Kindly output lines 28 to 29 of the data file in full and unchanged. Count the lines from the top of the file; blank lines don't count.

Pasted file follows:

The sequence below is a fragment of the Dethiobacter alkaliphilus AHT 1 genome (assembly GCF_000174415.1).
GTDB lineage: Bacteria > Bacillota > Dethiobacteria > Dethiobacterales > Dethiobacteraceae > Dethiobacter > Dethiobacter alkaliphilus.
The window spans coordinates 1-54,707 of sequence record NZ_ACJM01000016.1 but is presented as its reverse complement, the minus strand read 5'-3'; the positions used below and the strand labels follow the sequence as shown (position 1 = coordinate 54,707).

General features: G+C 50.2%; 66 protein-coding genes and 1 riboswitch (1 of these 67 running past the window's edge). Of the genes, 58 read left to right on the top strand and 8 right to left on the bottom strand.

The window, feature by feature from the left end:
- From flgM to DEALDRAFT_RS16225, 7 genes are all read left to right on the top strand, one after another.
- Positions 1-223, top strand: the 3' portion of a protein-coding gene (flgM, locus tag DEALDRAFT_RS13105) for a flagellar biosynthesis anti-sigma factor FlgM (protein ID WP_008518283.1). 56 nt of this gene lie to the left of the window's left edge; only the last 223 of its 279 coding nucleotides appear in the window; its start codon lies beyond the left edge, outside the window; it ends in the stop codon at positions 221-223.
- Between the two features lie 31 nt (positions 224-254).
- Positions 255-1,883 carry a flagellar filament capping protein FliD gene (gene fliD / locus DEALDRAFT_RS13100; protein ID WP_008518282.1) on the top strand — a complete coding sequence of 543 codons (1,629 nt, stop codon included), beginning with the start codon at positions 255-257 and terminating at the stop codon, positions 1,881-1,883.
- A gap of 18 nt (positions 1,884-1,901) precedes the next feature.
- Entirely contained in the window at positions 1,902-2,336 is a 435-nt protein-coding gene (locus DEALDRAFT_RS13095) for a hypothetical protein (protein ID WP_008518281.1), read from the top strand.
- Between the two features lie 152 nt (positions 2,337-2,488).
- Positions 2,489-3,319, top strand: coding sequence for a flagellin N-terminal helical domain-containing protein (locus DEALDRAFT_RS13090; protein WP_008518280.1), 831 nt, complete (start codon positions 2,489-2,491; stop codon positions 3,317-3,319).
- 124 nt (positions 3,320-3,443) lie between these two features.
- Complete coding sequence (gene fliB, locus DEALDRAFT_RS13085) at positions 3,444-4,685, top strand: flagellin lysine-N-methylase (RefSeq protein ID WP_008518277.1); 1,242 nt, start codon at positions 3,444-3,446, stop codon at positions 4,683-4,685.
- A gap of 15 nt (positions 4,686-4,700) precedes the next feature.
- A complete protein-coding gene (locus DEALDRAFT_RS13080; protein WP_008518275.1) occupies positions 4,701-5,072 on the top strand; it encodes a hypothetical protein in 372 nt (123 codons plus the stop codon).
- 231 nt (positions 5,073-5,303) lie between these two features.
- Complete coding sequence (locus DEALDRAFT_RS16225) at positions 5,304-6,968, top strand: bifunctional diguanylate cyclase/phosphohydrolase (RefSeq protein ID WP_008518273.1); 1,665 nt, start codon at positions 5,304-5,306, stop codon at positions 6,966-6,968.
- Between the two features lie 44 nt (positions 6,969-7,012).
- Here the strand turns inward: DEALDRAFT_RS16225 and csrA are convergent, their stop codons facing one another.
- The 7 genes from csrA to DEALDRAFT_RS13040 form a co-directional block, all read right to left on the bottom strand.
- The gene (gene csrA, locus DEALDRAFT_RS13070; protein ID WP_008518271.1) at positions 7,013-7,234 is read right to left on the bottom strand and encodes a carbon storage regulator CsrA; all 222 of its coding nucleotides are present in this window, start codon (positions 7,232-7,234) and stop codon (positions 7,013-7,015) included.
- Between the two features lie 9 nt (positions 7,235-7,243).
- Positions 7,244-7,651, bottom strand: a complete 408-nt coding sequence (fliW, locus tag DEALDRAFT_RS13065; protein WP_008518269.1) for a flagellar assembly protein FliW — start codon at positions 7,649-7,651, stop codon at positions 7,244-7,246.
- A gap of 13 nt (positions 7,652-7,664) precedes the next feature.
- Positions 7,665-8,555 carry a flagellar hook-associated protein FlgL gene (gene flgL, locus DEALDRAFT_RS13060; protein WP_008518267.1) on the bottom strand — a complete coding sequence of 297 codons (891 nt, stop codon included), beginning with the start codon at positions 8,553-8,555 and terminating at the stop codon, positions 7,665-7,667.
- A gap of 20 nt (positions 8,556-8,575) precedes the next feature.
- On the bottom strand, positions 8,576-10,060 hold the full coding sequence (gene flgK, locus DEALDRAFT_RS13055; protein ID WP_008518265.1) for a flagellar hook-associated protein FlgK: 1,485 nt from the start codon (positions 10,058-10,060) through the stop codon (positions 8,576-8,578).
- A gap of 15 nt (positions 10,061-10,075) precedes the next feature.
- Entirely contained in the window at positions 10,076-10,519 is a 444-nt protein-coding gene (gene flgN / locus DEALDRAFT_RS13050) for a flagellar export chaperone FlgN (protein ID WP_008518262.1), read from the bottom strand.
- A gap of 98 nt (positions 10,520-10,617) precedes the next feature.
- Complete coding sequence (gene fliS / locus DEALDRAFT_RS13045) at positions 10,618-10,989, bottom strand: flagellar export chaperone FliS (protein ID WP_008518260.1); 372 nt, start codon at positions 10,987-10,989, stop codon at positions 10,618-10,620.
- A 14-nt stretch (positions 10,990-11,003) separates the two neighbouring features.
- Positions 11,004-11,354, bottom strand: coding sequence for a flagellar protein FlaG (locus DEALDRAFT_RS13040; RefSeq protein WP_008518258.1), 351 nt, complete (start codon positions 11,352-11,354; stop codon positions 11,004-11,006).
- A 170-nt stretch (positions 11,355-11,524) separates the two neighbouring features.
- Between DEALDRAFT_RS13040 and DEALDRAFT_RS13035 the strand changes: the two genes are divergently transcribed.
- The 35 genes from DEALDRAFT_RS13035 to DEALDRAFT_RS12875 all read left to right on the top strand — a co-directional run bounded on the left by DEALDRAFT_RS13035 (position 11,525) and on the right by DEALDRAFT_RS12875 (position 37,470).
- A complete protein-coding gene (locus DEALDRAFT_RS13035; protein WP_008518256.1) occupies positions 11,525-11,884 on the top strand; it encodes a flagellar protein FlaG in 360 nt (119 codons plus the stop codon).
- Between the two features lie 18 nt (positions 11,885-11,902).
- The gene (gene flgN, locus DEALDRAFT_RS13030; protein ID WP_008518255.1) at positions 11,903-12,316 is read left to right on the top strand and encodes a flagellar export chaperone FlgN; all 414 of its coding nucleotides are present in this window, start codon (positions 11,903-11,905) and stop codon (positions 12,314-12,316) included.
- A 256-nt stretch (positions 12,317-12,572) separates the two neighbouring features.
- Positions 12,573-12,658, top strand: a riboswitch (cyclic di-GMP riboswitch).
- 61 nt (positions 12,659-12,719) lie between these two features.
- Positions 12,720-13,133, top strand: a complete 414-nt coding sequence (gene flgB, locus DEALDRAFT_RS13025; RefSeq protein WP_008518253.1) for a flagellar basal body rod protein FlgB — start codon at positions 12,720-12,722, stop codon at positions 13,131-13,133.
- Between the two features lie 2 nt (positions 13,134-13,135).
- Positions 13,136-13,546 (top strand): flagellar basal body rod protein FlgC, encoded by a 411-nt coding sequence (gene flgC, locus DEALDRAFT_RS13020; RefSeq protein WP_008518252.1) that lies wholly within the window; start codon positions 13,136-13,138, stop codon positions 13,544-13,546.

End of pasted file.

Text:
- A gap of 20 nt (positions 8,556-8,575) precedes the next feature.
- On the bottom strand, positions 8,576-10,060 hold the full coding sequence (gene flgK, locus DEALDRAFT_RS13055; protein ID WP_008518265.1) for a flagellar hook-associated protein FlgK: 1,485 nt from the start codon (positions 10,058-10,060) through the stop codon (positions 8,576-8,578).